Freddie Ljungberg hints at the equation. From the Daily Mail:

Ljungberg, who is currently a free agent, stated Dein had a big influence at the club before he left his position in 2007.

Ljungberg said: ‘One thing for me when I was there was David Dein, he moved between Arsene and the board to make sure there was money to buy new players and put pressure on the players that were there. I think there is a connection between when he disappeared and that we have not won a trophy.

The former Arsenal player and Swedish regular joins several former players like Emmanuel Petit (who said Wenger ‘lost’ the dressing room) in evaluating the current situation at the North London club. The Dein question is an interesting one.

Dein’s exit did feel at the time like a sea-change at the club, but most believed history, resources, and Wenger’s stewardship would carry their success forward. While Ljungberg’s assertion that Dein was integral to buying expensive players per se does not exactly chime well with Arsenal’s net transfer spending over entirety of Wenger’s reign, but he may have been integral in securing players of a particular quality, seeing as he was responsible for the wider share of their most storied recent players.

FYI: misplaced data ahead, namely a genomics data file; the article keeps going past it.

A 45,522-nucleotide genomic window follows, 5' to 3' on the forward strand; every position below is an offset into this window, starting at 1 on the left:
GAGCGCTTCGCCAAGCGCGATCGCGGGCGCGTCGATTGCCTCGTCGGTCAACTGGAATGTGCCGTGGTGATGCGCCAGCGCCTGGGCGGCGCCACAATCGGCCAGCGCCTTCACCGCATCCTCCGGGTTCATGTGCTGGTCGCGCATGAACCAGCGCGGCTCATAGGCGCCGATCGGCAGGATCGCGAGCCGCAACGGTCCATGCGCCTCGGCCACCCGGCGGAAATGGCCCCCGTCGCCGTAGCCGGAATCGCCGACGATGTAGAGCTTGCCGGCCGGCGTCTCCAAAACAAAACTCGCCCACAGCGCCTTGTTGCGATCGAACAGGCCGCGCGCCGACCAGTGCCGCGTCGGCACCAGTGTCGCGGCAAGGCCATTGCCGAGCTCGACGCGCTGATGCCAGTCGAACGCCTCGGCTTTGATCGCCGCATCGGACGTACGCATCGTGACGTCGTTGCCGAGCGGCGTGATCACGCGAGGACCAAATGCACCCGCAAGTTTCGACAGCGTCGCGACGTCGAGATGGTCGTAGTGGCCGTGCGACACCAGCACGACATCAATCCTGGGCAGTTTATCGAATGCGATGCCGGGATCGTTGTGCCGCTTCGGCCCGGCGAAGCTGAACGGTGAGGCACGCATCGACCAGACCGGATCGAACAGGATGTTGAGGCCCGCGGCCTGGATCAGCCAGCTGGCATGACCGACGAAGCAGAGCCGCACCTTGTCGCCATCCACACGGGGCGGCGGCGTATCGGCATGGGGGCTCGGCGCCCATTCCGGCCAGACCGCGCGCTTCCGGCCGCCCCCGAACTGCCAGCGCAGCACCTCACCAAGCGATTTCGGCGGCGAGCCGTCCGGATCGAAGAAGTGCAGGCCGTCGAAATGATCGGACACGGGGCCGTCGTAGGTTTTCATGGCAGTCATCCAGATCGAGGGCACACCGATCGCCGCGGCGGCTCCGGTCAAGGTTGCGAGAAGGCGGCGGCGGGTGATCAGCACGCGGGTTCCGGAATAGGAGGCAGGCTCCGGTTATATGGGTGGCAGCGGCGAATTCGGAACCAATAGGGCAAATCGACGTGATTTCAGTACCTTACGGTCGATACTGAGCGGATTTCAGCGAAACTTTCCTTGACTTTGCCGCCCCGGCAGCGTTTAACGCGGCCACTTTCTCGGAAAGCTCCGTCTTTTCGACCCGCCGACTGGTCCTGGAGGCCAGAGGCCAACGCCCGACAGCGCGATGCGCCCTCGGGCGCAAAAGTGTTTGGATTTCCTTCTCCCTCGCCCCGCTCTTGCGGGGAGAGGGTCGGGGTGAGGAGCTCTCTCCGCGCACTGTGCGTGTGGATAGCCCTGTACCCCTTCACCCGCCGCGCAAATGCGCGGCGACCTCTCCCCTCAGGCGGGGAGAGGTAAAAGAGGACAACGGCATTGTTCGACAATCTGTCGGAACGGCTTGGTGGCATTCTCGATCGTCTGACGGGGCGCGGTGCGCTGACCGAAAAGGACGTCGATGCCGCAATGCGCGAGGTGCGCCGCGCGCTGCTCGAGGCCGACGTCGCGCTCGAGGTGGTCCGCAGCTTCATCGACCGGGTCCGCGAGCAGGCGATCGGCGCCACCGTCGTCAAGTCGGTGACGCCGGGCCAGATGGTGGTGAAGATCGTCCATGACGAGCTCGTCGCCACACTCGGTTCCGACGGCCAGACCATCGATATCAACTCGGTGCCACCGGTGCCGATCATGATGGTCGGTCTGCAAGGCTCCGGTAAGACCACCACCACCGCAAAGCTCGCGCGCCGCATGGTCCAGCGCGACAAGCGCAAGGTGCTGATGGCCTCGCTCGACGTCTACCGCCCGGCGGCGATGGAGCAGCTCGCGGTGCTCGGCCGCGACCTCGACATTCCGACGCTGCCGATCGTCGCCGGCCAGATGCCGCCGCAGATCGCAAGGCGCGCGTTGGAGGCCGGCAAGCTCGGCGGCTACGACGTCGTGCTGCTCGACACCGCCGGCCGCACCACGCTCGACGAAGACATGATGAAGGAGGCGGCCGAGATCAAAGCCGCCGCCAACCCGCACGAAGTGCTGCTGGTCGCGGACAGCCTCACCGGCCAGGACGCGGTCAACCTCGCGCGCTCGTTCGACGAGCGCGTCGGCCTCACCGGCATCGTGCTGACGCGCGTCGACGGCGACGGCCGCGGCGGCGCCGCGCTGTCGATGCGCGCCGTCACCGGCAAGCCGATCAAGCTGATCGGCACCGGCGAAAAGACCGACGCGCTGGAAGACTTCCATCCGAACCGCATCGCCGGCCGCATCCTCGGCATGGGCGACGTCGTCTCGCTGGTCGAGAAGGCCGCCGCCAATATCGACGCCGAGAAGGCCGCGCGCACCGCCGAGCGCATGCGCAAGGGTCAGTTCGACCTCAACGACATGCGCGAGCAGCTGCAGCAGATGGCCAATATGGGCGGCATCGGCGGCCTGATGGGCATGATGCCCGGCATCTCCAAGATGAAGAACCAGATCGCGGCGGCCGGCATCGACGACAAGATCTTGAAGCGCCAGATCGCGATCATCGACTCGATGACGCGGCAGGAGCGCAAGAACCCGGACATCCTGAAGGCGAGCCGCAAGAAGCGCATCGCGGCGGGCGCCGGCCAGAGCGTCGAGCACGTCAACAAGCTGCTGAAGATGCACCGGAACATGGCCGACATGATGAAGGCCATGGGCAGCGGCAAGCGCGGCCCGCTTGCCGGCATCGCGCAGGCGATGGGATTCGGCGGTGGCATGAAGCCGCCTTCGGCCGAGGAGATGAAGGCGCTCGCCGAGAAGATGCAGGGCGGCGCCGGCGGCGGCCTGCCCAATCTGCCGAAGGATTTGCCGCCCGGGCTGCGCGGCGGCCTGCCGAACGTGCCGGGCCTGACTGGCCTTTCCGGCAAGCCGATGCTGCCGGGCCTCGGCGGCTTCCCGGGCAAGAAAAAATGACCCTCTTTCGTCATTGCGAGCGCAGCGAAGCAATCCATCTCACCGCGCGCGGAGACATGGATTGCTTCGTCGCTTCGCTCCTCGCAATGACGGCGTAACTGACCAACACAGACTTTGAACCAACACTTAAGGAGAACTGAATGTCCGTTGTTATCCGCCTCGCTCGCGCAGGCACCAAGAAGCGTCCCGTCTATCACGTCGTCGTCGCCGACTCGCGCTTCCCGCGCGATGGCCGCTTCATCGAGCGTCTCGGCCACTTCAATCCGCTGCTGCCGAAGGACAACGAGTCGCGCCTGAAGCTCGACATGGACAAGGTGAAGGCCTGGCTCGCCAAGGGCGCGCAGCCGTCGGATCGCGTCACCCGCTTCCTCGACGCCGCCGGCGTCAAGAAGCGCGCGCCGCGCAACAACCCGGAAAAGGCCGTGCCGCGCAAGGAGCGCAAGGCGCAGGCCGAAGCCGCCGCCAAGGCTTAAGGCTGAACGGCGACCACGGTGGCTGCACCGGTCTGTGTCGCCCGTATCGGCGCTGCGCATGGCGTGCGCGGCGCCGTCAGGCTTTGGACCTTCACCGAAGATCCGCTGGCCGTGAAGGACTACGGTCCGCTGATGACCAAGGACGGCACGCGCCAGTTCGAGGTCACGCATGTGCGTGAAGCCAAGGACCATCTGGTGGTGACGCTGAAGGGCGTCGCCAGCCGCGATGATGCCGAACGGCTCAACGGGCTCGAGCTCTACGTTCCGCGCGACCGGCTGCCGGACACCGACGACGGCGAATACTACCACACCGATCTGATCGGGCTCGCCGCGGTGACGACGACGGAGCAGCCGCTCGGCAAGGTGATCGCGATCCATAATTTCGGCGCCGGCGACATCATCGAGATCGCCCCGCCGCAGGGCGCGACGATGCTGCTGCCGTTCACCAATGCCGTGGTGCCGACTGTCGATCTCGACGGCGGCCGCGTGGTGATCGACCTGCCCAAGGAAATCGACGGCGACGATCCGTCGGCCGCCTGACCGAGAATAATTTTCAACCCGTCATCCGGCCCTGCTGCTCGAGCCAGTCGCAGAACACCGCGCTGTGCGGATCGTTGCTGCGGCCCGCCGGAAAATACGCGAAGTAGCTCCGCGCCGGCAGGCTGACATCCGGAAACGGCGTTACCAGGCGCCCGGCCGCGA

As for Dein’s motivational skills, we can only speculate. Nor is it perfectly fair to say Arsenal were not already on the decline before Dein left, although Arsenal’s appearance in the 2005-06 Champions League final seems like the stuff of dreams in comparison to the squad that lost 4-0 to Milan. But football is a game of good chemistry, despite the myth of the miracle-weaving gaffer. It could be several years before the historians wonder whether Wenger would have been better off begging on his knees for Dein to come back.